I was heavy with all of these experiences. I held on to that truth, to Mexico City, to the possibility of fully and beautifully being. Because it is such a beautiful lesson and experience to have. And I think it was necessary, to feel the weight of being–to feel how it physically and emotionally imposes itself, reminds us we are alive, and inspires us to navigate the world aware of ourselves, our life, and our creative promise.
Now, I feel light with that lesson. I feel grateful for that weight. I feel happy because this city deeply shook me, woke me, and loved me. It inhabits me and will continue to inform who I am to become. I will be bound to it as long as I remain committed to letting it go, to exploring myself, as I propel myself forward.
Mexico City taught me to be, my beloved teacher and companion in these perpetual journeys as a transfronteriza.
Forever grateful, and in love.
The shadows of the tree branches sway on the smooth white walls of the cafe, creating patterns of fading sunlight across the temporarily out of service expresso machine. The power is out so for the first time in eight years, I’m alone with my self and with this overwhelming sense of disconnectedness we used to call rest.
Behind me engines rumble and wheels screech to a halt every minute. The microbuses and taxis shuttle several hundreds to the north south east and deep west of the city.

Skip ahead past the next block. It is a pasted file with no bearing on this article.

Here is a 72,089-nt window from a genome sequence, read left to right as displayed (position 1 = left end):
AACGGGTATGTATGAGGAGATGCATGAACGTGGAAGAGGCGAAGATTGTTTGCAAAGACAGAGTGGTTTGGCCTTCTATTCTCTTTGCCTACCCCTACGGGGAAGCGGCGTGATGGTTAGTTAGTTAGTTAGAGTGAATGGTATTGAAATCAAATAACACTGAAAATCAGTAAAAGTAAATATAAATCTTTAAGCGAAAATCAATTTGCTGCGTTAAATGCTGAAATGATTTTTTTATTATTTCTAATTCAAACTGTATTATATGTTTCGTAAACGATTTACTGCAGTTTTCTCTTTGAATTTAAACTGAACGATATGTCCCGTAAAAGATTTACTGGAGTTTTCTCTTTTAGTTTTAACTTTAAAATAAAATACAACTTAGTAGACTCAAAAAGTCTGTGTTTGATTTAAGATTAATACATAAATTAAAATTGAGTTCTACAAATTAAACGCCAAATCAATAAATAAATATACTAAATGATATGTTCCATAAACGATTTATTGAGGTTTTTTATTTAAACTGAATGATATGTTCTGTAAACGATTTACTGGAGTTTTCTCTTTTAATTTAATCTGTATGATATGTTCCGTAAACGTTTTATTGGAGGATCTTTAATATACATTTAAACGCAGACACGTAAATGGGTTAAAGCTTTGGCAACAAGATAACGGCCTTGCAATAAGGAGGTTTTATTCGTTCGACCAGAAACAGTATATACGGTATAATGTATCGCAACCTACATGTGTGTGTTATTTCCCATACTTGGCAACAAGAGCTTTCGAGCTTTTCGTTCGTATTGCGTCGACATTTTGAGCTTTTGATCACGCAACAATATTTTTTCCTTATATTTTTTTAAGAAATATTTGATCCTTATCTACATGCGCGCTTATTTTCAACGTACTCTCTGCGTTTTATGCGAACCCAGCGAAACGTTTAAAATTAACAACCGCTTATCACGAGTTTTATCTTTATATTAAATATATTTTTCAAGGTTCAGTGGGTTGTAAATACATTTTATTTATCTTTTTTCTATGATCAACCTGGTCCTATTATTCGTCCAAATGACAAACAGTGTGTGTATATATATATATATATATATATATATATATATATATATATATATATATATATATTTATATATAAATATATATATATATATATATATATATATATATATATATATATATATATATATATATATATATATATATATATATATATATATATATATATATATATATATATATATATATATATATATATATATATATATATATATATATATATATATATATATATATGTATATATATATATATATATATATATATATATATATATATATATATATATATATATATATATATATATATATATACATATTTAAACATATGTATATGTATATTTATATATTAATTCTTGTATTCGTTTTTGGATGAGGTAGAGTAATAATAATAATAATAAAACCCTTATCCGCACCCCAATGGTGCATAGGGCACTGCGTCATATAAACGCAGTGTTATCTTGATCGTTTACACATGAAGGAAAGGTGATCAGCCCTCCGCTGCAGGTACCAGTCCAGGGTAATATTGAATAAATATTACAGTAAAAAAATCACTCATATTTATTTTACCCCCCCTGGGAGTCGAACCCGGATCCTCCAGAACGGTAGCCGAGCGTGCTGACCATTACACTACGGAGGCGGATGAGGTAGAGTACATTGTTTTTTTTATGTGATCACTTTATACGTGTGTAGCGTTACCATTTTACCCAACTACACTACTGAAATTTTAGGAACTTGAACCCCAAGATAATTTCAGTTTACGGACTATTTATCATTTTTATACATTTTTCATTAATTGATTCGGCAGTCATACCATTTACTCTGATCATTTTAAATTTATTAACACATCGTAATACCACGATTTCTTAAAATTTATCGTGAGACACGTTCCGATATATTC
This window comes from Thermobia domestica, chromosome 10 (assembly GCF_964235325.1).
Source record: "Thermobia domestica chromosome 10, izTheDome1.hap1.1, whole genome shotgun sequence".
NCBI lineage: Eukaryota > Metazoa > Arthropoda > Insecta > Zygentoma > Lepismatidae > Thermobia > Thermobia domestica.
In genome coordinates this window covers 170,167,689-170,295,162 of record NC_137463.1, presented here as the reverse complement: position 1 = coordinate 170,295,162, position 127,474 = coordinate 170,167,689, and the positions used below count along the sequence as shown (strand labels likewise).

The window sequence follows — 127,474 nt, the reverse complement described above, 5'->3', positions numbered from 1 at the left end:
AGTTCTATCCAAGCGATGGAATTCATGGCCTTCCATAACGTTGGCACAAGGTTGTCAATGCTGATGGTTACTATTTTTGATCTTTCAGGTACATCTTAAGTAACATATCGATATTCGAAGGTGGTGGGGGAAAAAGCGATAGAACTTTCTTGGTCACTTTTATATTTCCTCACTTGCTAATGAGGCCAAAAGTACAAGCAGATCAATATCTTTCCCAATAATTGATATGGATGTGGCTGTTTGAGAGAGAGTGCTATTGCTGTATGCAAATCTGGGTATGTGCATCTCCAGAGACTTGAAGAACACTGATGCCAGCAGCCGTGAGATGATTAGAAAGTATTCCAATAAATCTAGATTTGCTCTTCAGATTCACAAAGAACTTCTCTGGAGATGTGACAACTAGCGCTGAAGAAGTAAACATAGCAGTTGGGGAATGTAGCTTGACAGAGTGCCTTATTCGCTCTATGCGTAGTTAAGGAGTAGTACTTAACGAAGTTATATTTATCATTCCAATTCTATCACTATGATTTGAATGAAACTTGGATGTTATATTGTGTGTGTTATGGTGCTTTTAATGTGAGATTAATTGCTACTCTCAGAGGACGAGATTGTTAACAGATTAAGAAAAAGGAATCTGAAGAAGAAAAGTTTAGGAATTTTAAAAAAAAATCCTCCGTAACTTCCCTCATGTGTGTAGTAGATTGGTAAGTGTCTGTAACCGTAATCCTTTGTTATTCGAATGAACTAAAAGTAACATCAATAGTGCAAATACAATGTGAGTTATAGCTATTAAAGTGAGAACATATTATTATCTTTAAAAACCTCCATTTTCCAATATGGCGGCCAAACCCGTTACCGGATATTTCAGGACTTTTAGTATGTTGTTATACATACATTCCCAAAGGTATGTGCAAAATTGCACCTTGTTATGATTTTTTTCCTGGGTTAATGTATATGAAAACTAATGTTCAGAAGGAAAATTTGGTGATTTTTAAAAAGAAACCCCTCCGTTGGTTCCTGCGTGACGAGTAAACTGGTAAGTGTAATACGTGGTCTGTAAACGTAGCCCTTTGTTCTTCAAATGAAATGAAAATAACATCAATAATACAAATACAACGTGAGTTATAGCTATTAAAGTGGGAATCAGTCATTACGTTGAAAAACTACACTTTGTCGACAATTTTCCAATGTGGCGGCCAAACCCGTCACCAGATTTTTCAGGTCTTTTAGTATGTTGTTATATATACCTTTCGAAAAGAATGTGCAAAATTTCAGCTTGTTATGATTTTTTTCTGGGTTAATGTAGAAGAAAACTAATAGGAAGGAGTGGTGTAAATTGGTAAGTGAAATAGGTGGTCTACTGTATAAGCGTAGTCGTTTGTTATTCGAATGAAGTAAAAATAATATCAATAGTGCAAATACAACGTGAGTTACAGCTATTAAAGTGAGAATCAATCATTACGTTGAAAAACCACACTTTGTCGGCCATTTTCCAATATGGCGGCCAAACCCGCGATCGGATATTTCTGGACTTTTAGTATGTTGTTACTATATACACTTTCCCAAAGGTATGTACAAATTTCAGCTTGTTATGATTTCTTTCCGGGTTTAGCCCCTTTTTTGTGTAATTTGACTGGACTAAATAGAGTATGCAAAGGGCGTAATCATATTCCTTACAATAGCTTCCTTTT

Clouds gather and humidity begins to lightly coat car hoods and the leaves of surrounding lemon trees. We’re experiencing a winter storm in the middle of March. Suddenly the sky is muddled a dirty brown color that warns of fast approaching rain.
The wind feels sweet. Unburdened of its toxicity, it wraps already bundled bodies that hustle in every direction, home bound.
Behind me the sun quickly sets. The sunlit patterns are fading away, and still no internet.
Your skin, as you so correctly pointed out, is indeed lighter than mine. About a few lighter tones of brown. The tonalities of our skin aren’t the only borders that separate us. The differences between how we speak and what we sound like are as thick as the rusted metal plates that catch the gleam of golden sunsets in Tijuana.
You Chilango, speak Nahuatl. I Pocha, speak Spanglish. Although on days when I need to put on a more authentic performance of my Mexicaness, I pull out my seven years of (un)learning Spanish to pass just as you do. Cuauhtémoc is your martyr, you consider Tenochitlán usurped, Cortes a bastard, Trump a bigot, and are frustrated and angry and consider everything culturally constructed around you in the last 500 years a terrible joke.